Wind

We are swept by currents of air that swoop
and tease like unseen birds.
The wind is not often a warning here, in this city.
©Diana Bridge

 

 

The literary grassroots keep on doing stunning things through out New Zealand; there is boutique publishing, on and off the edge publicity, along with vibrant events.

It feels necessary and vital that we keep doing so. I was tempted to fly down to Wellington for their recent LitCrawl weekend (12 -13th November) but I am up to my elbows writing my new book and not ready for another research trip quite yet.

So I invited locals to send photos and pieces of writing- LitCrawl postcards. Then the earthquake and the incessant aftershocks swiped hard at Wellington residents (sleepless nights, anxious children, floods, uncertainty) along with so many elsewhere.

Understandably not everyone has been able to write anything but I ‘ve decided to post what I have because it seems like this was a joyous occasion for writers and readers.

Diana Bridge sent me some poems which I thought was so lovely – like my own private LitCrawl. The fragment above seems prescient. I have posted two more below.

The way the pieces have pulled this hard hard week – tufts of an election off shore and the earthquake – and managed to produce such gorgeous writing – heck it moved me to tears posting this. I can’t thank you enough Bee Trudgeon, Sarah Forster, Helen Rickerby, Sugar Magnolia Wilson, Catriona Ferguson.

 

 

The programme:

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What is LitCrawl?

LitCrawl =  a fast-talking, street-loving celebration of writers, publishers, performers, editors, musicians, journalists, lyricists, artists, comedians… and the people who want to hear them speak. For 2016, the programme stretched over three nights and two days with the main event, the crawl itself, on Saturday night. Over 100 writers appeared before over 2500 audience members in 19 venues. All ticketed events sold out.

Claire Mabey (organiser, along with Andrew Laking) You can hear Claire in conversation with Jim Mora this afternoon at 3pmish on RadioNZ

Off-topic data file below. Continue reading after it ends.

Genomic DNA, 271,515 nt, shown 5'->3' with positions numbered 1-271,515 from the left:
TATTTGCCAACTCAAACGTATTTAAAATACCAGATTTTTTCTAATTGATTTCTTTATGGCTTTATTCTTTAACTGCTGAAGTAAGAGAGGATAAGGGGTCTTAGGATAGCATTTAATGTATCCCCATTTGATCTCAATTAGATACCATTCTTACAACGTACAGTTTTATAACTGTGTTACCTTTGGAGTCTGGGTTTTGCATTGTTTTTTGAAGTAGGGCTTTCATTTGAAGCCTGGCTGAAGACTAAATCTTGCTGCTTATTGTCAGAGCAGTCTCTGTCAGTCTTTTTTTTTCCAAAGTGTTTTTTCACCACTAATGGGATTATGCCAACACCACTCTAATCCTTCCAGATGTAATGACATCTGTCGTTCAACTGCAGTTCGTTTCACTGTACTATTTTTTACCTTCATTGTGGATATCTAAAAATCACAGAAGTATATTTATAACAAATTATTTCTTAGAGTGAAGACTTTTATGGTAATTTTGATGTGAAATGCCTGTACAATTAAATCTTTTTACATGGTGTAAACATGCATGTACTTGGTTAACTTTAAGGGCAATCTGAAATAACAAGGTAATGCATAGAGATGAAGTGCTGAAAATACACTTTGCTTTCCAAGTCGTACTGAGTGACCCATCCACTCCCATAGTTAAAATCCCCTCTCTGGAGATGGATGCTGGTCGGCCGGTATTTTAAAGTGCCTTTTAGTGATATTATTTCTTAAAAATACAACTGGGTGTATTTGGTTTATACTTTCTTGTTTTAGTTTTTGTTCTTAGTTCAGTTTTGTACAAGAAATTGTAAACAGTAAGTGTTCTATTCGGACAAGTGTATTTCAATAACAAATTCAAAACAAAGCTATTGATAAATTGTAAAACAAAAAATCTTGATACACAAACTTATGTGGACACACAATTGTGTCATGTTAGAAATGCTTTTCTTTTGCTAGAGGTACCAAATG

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True Stories Told Live –Featuring Paula Morris, Emily Perkins, Khalid Warsame and Anahera Gildea. In partnership with the New Zealand Book Council. Wellington Central Library

‘True Stories Told Live has become a regular part of the LitCrawl programme. Despite the howling gales we had a fabulous turn out for our storytellers, Mayor Justin Lester, Emily Perkins, Khalid Warsame, Paula Morris and Anahera Gildea on Saturday night. Our theme for the evening was Metamorphosis with the subtext being how reading and books can change us. The storytellers responded to the theme with brio, generously sharing some intimate and life-changing moments. It was a wonderful start to the audience’s LitCrawl journey.’

Catriona Ferguson  CEO NZ Book Council    

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Playing Poetry

 

And in the world outside these Gardens
canals of silver-beet arrive to part our city streets.

©Diana Bridge

 

 

 

 

Bee Trudgeon from Porirua Libraries sent in these LitCrawl postcards:

(‘It’s been a great weekend here in Wellington, in spite of the wild weather Friday night through Saturday night. Lit lovers proved themselves a resilient bunch, and great times were in abundance. I walked past more packed venues than those I’ve reviewed for you at the Lit Crawl. Here’s hoping you’ll get some more accounts to do this brilliant event justice.’)

Crip the Lit, CQ Hotels, 223 Cuba Street, 7.15PM

Proud feminism met disability fellowship when writers Robyn Hunt, Sally Champion, Trish Harris and Mary O’Hagan reclaimed the word crippled and put inspiration porn in its place at their packed panel session. This was a clarion call to bust open the closets disabilities of all kinds (visible and invisible, self- and externally-imposed) can erect around those living with them.